A controversial provision in the 2017 tax reform law that taxes certain fringe benefits offered by nonprofit employers is now a target for repeal in both houses of Congress.
Reps. Mark Walker (R-NC) and Tom Suozzi (D-NY) introduced a bill March 5 to repeal the unrelated business income tax (UBIT) on certain employee benefits provided by associations and other tax-exempt organizations.
The bill is a companion to legislation introduced last week by Sens. James Lankford (R-OK) and Chris Coons (D-DE).
The tax on nonprofit fringe benefits, like parking and mass transit assistance, was implemented as part of the 2017 Tax Cuts and Jobs Act (TCJA). Nonprofits have been advocating for repeal for more than a year, arguing that the tax is proving to be a burden for the nonprofit community. The coalition notes that many churches and small charities have little or no experience dealing with the IRS and insufficient guidance on how to calculate the value of parking and other benefits provided to their employees.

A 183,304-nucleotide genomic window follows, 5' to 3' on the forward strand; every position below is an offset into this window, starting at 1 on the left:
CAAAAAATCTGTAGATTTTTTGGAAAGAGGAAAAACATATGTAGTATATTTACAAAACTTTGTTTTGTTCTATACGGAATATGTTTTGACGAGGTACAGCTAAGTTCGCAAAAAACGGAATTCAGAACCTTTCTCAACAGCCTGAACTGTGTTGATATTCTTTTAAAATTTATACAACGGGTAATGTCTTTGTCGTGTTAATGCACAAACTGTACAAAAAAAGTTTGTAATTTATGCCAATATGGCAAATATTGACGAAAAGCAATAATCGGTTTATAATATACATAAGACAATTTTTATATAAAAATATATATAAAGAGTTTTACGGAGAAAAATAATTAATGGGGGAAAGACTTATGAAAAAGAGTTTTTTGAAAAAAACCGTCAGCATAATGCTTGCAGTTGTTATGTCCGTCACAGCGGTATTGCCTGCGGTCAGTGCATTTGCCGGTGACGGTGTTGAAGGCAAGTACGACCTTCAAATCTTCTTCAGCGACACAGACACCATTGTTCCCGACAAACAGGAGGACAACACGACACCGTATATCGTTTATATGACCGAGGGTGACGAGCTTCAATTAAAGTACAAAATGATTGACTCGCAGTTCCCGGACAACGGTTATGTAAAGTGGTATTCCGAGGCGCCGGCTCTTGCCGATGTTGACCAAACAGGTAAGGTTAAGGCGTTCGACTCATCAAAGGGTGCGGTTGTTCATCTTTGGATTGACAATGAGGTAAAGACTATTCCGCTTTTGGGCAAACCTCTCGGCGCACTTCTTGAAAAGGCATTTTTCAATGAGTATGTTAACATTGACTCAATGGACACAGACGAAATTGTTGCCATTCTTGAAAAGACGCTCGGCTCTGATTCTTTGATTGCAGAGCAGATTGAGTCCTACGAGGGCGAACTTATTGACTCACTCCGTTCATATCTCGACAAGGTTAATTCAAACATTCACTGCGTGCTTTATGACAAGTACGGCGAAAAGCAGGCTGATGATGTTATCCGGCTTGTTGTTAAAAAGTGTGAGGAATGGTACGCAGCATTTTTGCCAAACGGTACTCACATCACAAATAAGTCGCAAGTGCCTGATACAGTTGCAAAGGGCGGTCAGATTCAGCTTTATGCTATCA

The Treasury Department issued interim guidance on the tax late last year, acknowledging concerns raised by the nonprofit community. The guidance allows tax-exempt organizations to retroactively reduce the amount of nondeductible parking expenses and provides a safe harbor for nonprofits to potentially exclude all parking expenses from the tax. The guidance stipulates that only parking expenses associated with employee reserved spots are included when calculating unrelated business income tax.
Tax-exempt groups have until March 31 to eliminate their employee-reserved spots and avoid the tax entirely. Treasury also provides estimated tax penalty relief for 2018 for tax-exempt organizations that offer these benefits.